The most common cause of hearing loss is damage to the sensory hairs located in your inner ear. This may be as a result of age, injury or exposure to loud noises. Another common cause is a blockage in the ear canal, usually caused by an infection, perforated eardrum, or build up of earwax. Ask a question.
While hearing loss can occur suddenly, it is typically a gradual process that affects high frequencies first. This makes it harder to hear soft-sounding letters such as ‘s’, ‘c’ and ‘f’ which, in turn causes problems differentiating words such as ‘same’, ‘came’ and ‘fame’. The problem is exacerbated in noisy environments where the thing you are listening to is drowned out by background sounds. Ask a question.
10 million people in the UK have some form of hearing loss. That’s about 1 in every 6 people. While the majority of people with hearing loss are over 65, more than 3.5 million people between the ages of 16 and 55 have some form of hearing loss. Ask a question.
Hearing loss is rarely symptomatic of underlying medical problems. However, it can have a negative impact on your mental and emotional wellbeing. This can range from mild frustration and embarrassment to depression, anxiety and even dementia. Thankfully, treating hearing loss will often alleviate associated mental health issues, as it allows you to live a richer, more sociable life. Ask a question.
Because hearing loss usually occurs slowly and is often mild at first, many people don’t notice they are struggling to hear. Here are a few signs that you might be living with hearing problems:
- You think people are mumbling rather than talking clearly
- You often ask people to repeat themselves when talking to you, especially on the telephone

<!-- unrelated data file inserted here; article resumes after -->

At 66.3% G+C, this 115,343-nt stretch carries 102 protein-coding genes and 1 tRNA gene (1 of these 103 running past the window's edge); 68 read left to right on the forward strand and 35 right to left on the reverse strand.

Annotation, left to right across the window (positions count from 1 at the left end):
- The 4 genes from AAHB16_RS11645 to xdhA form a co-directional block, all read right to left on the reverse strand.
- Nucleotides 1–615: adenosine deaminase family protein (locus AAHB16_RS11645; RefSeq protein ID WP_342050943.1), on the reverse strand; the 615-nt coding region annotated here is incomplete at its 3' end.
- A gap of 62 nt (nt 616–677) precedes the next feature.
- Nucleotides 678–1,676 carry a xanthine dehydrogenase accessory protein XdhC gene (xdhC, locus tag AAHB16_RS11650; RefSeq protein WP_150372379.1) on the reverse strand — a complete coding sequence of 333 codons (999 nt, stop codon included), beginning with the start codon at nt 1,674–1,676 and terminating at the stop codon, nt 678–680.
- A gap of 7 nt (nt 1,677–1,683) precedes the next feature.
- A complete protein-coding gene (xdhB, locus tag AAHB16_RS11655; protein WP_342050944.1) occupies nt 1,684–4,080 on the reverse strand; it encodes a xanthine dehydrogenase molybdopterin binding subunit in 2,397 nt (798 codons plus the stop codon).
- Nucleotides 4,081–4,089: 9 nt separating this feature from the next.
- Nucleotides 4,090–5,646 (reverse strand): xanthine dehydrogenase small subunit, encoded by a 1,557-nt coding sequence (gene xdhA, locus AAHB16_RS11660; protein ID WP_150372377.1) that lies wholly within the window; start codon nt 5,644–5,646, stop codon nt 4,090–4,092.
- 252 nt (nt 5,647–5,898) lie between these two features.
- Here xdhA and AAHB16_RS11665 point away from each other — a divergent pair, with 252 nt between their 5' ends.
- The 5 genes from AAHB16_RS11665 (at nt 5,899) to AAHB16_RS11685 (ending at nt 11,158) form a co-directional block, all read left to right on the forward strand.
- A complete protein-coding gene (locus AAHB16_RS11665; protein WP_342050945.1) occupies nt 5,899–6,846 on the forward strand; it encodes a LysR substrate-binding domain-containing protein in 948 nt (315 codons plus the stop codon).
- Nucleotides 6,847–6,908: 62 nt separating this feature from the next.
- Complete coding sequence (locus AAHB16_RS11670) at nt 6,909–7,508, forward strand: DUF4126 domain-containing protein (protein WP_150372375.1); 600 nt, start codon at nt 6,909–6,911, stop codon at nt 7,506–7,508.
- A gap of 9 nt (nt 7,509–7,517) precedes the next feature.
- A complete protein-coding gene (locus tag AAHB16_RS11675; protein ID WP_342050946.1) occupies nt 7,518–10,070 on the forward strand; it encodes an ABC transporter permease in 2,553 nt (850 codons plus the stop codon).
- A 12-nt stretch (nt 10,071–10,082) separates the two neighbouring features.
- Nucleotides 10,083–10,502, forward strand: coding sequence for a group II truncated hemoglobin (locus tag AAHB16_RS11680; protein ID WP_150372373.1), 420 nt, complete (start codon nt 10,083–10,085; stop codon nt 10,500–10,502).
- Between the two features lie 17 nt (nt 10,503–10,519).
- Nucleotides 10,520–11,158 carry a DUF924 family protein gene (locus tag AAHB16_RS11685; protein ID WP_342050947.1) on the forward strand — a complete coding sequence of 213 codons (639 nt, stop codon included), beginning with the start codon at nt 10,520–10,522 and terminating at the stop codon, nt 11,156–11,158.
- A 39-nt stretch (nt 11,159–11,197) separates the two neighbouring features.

- You find it difficult to focus on conversations in noisy environments
- Other people comment that the volume on your television or radio is too loud
- You lose track of what someone is saying if they turn away from you mid conversation
- You find yourself lip reading, especially when there is a lot of background noise
- You find conversations don’t ‘flow’ but get tangled and confused
- You prefer to avoid social situations as you find it difficult to hold conversations
During a hearing test, our audiologist will take a look at your ears to check for signs of infection, damage to your eardrum or other visible issues. They’ll then invite you to put on some headphones and listen to a series of tones. You simply press a button when you hear a sound. These tones span the spectrum of frequencies and volumes, so your audiologist can build a clear picture of where your hearing is strongest and weakest. Ask a question.
Modern aids are so light and well fitted you’ll barely notice it’s there. What you will notice is how much clearer, louder and more detailed the world around you sounds. You may notice things you haven’t heard in years such as the sound of wind blowing through the grass or birds chirping in the trees. You should also notice a marked improvement in your ability to hold conversations.
It’s quite normal to have a phase of adjustment while your brain gets used to processing this rich tapestry of sounds. But within weeks you should be thoroughly enjoying your rejuvenated sense of hearing. Many people also find their mood takes a turn for the sunnier, as they no longer have to deal with the frustration or embarrassment of hearing problems. Ask a question.